Economist warns PH against heavy reliance on remittances
MANILA, Philippines—The Philippines is enjoying a “stable” and “balanced” growth backed by rising consumption and investment spending but its main structural weakness is too much reliance on overseas remittances, the chief economist of regional life insurer AIA Group said.
Brian Murray, in a briefing to investors of Philam Asset Management Inc. Thursday night, said the country could sustain a gross domestic product growth of 6.9 percent this year, coming off a high base of 7.2 percent in 2012.
“Growth is very, very steady,” Murray said, noting that neither inflation nor public sector debt was an issue in the country. “Economic fundamentals are strong.”
He said there was still no credit boom in the country, citing this as a reflection of a cautious banking system.
External accounts were also cited as the envy of any economy, underpinned by a diverse and resilient flow of remittances. He noted that the country’s entire foreign debt stock was now lower than the country’s total foreign reserves while current account surplus remained healthy at $10 billion or 7.4 percent of GDP in 2013.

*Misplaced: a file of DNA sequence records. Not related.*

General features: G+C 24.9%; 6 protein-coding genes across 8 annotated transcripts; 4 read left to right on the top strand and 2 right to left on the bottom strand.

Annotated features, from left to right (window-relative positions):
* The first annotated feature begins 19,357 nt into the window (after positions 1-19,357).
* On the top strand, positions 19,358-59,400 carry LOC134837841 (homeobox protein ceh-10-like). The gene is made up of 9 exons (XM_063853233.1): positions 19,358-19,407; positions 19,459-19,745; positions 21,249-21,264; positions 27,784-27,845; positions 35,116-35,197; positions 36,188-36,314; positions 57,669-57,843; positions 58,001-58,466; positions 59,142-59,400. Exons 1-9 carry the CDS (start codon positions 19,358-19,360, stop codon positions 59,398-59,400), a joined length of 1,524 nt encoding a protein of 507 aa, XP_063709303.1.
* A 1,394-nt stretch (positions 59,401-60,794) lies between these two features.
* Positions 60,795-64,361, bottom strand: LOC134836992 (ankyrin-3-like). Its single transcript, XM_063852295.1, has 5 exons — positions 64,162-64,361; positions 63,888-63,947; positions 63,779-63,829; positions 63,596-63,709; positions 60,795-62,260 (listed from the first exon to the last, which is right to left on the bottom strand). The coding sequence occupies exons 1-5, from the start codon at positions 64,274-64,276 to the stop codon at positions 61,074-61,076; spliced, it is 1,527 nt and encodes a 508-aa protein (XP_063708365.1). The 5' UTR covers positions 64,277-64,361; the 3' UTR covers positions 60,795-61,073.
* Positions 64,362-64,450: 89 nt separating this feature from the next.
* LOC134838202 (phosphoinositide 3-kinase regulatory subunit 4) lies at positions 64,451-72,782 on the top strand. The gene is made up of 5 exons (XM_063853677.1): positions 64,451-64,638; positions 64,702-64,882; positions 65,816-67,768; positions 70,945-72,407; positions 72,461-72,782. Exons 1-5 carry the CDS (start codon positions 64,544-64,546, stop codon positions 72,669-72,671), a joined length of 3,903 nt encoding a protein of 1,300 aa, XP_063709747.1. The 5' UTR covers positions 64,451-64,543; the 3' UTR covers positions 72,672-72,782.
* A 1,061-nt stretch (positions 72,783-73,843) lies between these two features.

“Portfolio investments have seen net outflows but foreign direct investment is projected to remain on an upward trend,” Murray said.
But an excessive reliance on remittances, Murray noted, was the country’s structural weakness or Achilles’ heel. Even if these remittances have proven to be a stable source of income for the country and come from diverse geographical sources, making them immune to downturns in certain markets, Murray said there were certain trade-offs.
“Having your family emigrating overseas has an emotional cost,” Murray said.
Money sent home by overseas Filipinos now reach about $2 billion per month, oiling the country’s robust consumer spending.
Aside from the emotional cost, he said, having a big portion of the country’s human capital deployed overseas meant that they will not be at home to man additional manpower requirements of growing industries like business process outsourcing or to man factories to be set up by manufacturers moving out of China (where wages are rising).
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